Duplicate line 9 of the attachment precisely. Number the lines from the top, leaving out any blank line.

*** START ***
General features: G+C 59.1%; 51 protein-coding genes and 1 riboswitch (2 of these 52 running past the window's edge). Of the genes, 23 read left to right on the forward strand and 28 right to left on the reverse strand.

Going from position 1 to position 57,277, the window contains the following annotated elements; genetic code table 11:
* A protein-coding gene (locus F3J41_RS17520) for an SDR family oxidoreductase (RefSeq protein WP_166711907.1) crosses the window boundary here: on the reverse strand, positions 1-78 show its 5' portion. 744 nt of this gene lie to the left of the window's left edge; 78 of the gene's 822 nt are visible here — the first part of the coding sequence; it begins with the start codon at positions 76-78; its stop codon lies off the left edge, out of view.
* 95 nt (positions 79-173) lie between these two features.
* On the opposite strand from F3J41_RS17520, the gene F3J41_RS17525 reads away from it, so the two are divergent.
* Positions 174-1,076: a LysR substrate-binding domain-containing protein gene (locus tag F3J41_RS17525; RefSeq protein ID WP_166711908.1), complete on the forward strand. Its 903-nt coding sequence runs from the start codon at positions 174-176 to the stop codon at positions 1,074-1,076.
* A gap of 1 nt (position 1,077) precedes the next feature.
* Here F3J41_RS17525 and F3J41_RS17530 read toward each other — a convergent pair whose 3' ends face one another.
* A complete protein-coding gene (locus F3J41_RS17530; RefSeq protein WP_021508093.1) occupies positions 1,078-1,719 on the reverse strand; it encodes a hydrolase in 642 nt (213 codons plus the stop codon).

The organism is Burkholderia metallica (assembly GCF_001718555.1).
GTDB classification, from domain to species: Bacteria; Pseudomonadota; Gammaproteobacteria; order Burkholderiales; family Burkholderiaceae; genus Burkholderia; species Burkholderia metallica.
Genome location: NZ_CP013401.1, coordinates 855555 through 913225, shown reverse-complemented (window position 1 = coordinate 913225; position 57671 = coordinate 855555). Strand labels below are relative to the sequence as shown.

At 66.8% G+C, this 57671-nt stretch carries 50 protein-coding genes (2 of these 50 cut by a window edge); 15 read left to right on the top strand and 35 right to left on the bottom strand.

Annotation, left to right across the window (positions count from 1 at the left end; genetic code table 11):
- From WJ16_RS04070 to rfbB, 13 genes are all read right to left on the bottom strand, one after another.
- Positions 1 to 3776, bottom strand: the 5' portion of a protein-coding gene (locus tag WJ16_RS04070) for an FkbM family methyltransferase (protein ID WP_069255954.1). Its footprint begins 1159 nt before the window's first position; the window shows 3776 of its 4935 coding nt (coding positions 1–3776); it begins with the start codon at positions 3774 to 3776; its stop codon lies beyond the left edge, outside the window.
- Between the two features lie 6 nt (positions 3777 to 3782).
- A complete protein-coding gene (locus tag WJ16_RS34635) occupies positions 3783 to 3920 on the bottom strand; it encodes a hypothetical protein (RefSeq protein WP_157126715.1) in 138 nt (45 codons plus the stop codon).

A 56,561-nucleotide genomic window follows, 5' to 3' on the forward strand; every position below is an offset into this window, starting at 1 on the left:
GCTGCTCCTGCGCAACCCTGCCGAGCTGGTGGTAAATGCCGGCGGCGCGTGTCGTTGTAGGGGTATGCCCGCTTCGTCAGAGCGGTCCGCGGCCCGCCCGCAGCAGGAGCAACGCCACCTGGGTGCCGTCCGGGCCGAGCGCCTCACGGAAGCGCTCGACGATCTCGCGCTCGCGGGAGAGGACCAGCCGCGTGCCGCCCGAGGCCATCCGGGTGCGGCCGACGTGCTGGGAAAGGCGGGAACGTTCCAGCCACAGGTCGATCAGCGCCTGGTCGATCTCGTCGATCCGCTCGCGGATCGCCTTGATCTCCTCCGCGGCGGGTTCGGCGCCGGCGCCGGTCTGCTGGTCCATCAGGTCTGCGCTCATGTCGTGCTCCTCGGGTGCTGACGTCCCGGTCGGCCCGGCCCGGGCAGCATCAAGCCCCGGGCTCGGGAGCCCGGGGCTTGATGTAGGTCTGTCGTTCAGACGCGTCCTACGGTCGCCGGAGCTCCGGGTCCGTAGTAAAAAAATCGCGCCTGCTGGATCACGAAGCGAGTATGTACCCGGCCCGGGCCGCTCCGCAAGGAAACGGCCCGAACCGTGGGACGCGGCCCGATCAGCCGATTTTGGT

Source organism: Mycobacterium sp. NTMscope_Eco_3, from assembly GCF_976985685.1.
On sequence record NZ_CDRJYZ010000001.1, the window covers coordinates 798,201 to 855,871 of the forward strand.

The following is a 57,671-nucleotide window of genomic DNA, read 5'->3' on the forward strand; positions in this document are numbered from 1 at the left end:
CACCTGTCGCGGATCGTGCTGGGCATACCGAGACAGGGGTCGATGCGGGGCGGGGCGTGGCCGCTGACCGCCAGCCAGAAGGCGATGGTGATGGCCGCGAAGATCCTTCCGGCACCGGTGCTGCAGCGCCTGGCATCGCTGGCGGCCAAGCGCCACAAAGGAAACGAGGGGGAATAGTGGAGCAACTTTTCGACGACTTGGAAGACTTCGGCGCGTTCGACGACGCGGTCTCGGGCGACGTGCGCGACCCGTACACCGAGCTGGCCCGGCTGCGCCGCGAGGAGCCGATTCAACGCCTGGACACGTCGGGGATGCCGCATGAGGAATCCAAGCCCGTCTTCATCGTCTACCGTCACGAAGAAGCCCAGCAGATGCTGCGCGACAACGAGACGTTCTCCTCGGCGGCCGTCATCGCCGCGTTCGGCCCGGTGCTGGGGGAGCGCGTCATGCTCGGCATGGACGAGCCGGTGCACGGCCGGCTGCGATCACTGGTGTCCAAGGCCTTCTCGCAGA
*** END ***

* A complete protein-coding gene (locus F3J41_RS17530; RefSeq protein WP_021508093.1) occupies positions 1,078-1,719 on the reverse strand; it encodes a hydrolase in 642 nt (213 codons plus the stop codon).